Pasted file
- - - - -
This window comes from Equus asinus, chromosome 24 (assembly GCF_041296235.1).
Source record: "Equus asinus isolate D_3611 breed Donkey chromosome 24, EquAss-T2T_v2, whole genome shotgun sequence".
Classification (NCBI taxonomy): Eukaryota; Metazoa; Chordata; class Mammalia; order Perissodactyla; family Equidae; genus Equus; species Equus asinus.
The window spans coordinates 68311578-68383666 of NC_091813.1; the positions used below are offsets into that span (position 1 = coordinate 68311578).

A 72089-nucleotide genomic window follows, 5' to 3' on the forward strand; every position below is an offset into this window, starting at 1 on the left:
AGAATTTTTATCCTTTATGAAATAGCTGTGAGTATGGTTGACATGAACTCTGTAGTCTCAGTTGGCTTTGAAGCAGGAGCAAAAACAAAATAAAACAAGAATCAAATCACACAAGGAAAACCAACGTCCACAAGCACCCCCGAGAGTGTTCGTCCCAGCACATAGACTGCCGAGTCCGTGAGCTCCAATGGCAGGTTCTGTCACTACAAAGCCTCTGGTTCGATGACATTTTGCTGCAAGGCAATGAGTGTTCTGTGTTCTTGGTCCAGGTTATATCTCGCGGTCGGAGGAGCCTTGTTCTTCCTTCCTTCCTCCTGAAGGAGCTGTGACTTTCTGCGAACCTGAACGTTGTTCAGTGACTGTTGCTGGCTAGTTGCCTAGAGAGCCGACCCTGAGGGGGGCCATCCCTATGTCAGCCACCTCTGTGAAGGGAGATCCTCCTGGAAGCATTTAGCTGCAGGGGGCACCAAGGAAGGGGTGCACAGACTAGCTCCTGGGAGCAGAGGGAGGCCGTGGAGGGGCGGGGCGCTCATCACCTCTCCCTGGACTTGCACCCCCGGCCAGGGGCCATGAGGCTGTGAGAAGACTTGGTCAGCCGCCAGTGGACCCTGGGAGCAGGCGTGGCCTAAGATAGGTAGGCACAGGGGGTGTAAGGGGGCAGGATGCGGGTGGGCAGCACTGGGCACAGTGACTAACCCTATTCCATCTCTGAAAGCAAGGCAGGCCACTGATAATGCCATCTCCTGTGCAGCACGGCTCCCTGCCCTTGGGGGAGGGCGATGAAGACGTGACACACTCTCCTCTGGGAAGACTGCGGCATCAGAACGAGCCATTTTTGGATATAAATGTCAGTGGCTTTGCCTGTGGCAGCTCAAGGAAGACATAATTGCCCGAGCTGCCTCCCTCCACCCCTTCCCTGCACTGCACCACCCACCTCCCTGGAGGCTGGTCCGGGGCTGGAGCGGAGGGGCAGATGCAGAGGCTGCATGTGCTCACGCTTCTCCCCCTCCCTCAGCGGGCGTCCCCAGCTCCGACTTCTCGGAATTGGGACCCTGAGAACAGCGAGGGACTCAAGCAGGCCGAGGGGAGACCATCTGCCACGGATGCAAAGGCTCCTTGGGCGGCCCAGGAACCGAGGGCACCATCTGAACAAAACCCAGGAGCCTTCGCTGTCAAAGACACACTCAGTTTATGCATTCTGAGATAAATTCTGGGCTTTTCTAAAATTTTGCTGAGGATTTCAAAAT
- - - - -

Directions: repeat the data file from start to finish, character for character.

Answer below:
This window comes from Equus asinus, chromosome 24 (assembly GCF_041296235.1).
Source record: "Equus asinus isolate D_3611 breed Donkey chromosome 24, EquAss-T2T_v2, whole genome shotgun sequence".
Classification (NCBI taxonomy): Eukaryota; Metazoa; Chordata; class Mammalia; order Perissodactyla; family Equidae; genus Equus; species Equus asinus.
The window spans coordinates 68311578-68383666 of NC_091813.1; the positions used below are offsets into that span (position 1 = coordinate 68311578).

A 72089-nucleotide genomic window follows, 5' to 3' on the forward strand; every position below is an offset into this window, starting at 1 on the left:
AGAATTTTTATCCTTTATGAAATAGCTGTGAGTATGGTTGACATGAACTCTGTAGTCTCAGTTGGCTTTGAAGCAGGAGCAAAAACAAAATAAAACAAGAATCAAATCACACAAGGAAAACCAACGTCCACAAGCACCCCCGAGAGTGTTCGTCCCAGCACATAGACTGCCGAGTCCGTGAGCTCCAATGGCAGGTTCTGTCACTACAAAGCCTCTGGTTCGATGACATTTTGCTGCAAGGCAATGAGTGTTCTGTGTTCTTGGTCCAGGTTATATCTCGCGGTCGGAGGAGCCTTGTTCTTCCTTCCTTCCTCCTGAAGGAGCTGTGACTTTCTGCGAACCTGAACGTTGTTCAGTGACTGTTGCTGGCTAGTTGCCTAGAGAGCCGACCCTGAGGGGGGCCATCCCTATGTCAGCCACCTCTGTGAAGGGAGATCCTCCTGGAAGCATTTAGCTGCAGGGGGCACCAAGGAAGGGGTGCACAGACTAGCTCCTGGGAGCAGAGGGAGGCCGTGGAGGGGCGGGGCGCTCATCACCTCTCCCTGGACTTGCACCCCCGGCCAGGGGCCATGAGGCTGTGAGAAGACTTGGTCAGCCGCCAGTGGACCCTGGGAGCAGGCGTGGCCTAAGATAGGTAGGCACAGGGGGTGTAAGGGGGCAGGATGCGGGTGGGCAGCACTGGGCACAGTGACTAACCCTATTCCATCTCTGAAAGCAAGGCAGGCCACTGATAATGCCATCTCCTGTGCAGCACGGCTCCCTGCCCTTGGGGGAGGGCGATGAAGACGTGACACACTCTCCTCTGGGAAGACTGCGGCATCAGAACGAGCCATTTTTGGATATAAATGTCAGTGGCTTTGCCTGTGGCAGCTCAAGGAAGACATAATTGCCCGAGCTGCCTCCCTCCACCCCTTCCCTGCACTGCACCACCCACCTCCCTGGAGGCTGGTCCGGGGCTGGAGCGGAGGGGCAGATGCAGAGGCTGCATGTGCTCACGCTTCTCCCCCTCCCTCAGCGGGCGTCCCCAGCTCCGACTTCTCGGAATTGGGACCCTGAGAACAGCGAGGGACTCAAGCAGGCCGAGGGGAGACCATCTGCCACGGATGCAAAGGCTCCTTGGGCGGCCCAGGAACCGAGGGCACCATCTGAACAAAACCCAGGAGCCTTCGCTGTCAAAGACACACTCAGTTTATGCATTCTGAGATAAATTCTGGGCTTTTCTAAAATTTTGCTGAGGATTTCAAAAT